Oral Health During Pregnancy

General Dentistry Ardmore, PAPregnancy has a way of turning a woman’s life upside down in the best possible way. Between that baby bump and breathing methods and baby showers, we can hardly expect a mom-to-be to put much thought into her smile. That’s our job. If you are in the whirlwind time of pregnancy, we want you to know what to expect regarding dental symptoms and how to keep your mouth healthy while expecting.

Why Gums Bleed During Pregnancy

Morning sickness, breast tenderness, swollen ankles. These are all effects of pregnancy that women expect. Bleeding gums? Maybe not. It just so happens that the gums are more likely to bleed, look puffy, and get infected during pregnancy. Just like that morning-time nausea, we can blame this on hormones.

A woman’s body goes through several changes during pregnancy. Some prepare her for breastfeeding; some prepare her for childbirth. The additional secretion of hormones has a loosening effect on muscles, tendons, and soft tissues. This helps make childbirth possible, and it is also what exacerbates a woman’s risk for gum disease.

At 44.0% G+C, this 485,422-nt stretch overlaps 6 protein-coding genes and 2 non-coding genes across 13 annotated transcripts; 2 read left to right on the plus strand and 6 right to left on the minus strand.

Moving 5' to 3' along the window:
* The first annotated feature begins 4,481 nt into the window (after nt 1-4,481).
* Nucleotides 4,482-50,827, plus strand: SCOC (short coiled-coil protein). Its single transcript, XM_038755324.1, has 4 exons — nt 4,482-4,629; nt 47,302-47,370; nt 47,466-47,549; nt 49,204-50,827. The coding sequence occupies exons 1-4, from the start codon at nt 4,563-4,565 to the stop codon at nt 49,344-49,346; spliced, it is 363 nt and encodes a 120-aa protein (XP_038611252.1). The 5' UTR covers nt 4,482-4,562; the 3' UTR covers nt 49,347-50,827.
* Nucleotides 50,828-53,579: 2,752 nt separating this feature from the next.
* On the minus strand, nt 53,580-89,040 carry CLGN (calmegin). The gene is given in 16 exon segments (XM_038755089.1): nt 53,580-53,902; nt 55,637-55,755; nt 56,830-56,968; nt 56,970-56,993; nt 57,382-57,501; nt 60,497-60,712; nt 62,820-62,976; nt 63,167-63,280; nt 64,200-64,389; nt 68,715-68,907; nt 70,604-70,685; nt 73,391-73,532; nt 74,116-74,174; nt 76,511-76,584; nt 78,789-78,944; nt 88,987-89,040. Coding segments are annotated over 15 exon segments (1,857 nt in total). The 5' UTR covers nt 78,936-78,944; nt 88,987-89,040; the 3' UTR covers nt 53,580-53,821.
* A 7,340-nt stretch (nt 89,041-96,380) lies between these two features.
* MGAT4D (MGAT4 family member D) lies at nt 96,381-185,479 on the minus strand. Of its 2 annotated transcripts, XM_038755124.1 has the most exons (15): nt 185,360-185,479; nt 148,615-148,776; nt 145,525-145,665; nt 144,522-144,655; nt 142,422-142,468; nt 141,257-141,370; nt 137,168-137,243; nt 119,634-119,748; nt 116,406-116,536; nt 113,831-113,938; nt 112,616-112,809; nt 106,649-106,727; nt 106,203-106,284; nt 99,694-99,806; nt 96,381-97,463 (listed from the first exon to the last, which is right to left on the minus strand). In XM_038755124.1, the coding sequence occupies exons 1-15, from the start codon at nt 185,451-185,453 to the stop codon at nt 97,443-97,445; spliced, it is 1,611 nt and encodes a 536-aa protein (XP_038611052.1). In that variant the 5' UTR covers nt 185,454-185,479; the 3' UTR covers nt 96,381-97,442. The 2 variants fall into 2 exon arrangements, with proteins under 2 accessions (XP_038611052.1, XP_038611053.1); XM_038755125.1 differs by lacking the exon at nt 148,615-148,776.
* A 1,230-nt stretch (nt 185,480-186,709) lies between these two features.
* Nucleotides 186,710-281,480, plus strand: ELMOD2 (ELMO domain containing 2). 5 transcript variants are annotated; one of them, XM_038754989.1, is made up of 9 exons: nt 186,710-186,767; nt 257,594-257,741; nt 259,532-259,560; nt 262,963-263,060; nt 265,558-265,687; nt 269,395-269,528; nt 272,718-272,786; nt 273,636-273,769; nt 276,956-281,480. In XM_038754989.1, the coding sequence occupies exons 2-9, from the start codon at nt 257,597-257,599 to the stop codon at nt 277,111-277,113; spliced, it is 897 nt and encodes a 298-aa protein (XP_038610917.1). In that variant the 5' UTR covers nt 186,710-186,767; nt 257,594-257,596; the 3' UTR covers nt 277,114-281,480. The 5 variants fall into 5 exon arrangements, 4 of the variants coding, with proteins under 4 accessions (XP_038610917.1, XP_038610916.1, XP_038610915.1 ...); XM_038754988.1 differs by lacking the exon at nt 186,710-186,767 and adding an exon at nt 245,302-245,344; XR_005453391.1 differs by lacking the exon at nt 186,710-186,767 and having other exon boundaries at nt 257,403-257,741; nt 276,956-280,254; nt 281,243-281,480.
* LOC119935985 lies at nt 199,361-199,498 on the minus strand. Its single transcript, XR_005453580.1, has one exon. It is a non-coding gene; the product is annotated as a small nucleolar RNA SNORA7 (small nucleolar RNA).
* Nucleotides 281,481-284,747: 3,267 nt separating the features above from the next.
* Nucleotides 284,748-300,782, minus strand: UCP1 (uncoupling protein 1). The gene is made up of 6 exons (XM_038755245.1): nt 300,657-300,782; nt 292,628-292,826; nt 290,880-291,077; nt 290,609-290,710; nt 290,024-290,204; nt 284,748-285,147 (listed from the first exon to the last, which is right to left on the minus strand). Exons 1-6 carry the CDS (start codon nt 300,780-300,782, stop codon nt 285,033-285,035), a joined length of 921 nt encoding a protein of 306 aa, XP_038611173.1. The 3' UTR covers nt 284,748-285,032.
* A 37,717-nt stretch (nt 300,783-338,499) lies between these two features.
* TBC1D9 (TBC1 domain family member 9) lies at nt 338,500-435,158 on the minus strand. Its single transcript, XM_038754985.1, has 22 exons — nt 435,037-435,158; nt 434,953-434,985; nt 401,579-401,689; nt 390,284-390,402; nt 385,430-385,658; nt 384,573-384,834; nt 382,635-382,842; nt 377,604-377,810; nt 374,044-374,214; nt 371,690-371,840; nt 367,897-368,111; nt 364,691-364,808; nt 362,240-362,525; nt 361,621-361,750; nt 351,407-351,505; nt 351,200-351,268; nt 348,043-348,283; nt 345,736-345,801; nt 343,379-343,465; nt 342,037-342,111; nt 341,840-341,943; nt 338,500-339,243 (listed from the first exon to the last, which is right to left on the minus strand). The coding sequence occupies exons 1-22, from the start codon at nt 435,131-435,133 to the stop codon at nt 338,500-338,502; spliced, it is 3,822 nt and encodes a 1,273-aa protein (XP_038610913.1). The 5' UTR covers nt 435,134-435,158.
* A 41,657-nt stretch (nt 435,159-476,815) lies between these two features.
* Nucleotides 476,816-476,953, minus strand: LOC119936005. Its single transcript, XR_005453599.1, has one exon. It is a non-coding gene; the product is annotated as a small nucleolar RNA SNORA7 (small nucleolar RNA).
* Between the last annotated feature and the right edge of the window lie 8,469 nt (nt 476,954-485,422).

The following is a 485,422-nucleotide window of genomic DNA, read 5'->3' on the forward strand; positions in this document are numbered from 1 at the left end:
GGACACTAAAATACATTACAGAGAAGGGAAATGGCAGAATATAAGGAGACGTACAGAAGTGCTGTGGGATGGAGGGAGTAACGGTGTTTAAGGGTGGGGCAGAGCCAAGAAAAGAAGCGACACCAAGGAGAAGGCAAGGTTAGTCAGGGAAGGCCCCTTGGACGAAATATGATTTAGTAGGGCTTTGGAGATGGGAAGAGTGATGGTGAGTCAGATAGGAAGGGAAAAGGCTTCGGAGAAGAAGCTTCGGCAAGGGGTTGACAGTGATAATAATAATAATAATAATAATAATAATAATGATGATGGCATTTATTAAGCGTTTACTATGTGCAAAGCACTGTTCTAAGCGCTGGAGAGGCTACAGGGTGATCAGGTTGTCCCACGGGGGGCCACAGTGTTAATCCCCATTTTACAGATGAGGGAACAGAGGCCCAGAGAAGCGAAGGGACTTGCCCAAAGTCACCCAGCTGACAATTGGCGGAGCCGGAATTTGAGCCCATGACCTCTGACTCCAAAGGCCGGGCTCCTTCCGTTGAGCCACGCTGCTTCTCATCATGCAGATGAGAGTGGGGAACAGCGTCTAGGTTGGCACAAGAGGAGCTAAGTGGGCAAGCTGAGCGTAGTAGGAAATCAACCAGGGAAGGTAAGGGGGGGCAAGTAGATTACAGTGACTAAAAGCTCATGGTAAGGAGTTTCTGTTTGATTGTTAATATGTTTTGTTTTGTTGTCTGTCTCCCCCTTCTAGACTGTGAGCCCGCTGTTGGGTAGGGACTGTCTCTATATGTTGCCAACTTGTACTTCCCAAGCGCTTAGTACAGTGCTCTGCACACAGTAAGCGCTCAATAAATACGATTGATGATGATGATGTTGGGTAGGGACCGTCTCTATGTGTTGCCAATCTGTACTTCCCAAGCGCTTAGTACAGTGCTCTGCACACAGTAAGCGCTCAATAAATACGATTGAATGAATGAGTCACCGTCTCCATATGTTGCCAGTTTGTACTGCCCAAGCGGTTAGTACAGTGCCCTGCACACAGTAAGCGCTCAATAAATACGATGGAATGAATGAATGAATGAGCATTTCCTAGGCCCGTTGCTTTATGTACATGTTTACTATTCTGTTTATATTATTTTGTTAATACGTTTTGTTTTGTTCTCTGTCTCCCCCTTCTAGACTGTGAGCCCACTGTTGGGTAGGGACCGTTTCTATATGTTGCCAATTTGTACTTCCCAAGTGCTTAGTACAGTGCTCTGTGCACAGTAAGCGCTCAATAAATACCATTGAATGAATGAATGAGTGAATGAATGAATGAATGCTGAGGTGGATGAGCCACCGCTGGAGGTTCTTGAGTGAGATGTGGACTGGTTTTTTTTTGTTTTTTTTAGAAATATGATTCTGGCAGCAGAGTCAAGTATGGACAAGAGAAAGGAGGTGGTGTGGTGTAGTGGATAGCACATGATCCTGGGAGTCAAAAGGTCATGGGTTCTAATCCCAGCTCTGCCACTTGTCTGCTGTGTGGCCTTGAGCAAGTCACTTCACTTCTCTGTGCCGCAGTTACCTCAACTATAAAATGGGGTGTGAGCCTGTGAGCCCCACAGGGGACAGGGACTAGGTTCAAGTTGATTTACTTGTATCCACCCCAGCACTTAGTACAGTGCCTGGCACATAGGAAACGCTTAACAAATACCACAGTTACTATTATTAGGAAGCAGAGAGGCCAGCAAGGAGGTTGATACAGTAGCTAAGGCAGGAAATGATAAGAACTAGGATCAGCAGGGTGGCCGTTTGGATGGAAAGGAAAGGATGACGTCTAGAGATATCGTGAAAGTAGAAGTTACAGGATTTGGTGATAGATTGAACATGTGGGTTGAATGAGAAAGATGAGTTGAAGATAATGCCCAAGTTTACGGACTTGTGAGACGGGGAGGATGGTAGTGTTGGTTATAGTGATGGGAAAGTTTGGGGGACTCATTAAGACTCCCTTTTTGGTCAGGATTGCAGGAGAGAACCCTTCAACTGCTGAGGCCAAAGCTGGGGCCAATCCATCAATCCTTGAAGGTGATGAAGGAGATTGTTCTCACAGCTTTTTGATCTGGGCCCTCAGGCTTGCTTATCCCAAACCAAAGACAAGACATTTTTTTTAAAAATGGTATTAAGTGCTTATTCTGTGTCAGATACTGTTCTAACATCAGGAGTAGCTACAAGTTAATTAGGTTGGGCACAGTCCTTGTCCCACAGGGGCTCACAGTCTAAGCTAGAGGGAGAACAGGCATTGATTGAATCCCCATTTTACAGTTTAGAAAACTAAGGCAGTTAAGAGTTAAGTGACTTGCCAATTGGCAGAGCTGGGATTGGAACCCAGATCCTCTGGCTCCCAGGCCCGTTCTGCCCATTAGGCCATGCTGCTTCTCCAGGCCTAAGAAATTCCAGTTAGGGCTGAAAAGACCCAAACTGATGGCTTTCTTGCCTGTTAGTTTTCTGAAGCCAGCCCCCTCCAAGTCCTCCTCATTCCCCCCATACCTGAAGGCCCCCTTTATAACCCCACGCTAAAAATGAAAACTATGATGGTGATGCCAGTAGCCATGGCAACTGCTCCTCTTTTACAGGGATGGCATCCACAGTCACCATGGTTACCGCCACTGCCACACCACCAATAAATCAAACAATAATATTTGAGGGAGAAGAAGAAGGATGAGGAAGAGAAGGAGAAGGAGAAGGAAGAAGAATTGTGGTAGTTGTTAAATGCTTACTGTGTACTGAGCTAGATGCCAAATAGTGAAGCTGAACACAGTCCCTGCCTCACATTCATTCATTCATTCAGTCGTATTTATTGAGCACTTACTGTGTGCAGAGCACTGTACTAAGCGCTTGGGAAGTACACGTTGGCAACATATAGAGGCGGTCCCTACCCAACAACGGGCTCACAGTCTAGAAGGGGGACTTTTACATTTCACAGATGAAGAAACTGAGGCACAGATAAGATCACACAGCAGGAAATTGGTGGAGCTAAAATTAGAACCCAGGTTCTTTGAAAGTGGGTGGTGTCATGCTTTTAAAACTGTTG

A Little Self Care Goes a Long Way

Expectant mothers have a lot to think about. The potential for gum disease and other dental problems should not cause unnecessary worry. Women are encouraged to schedule a thorough dental checkup and cleaning when trying to conceive. If you’re a bit behind on your dental exams, don’t worry. You can see the dentist after about 20 weeks of pregnancy for a routine exam – sans x-rays. Additionally:

  • Be extra mindful about brushing your teeth every morning and night. Consistency and a soft touch are what your gums need most right now.
  • Floss every day. Nighttime is a great time to floss gently, making sure to get just beneath the gum line, because bacteria may become more active when you sleep.
  • Drink plenty of water, and also swish it, too. Swishing water through the mouth dilutes residue, including acidity from nausea and vomiting.

Schedule a Consultation

If you have questions about how to care for your oral health while you’re pregnant, or you’re experiencing a dental problem during your pregnancy, contact our Bryn Mawr office at (610) 649-0696.

Posted in: General Dentistry

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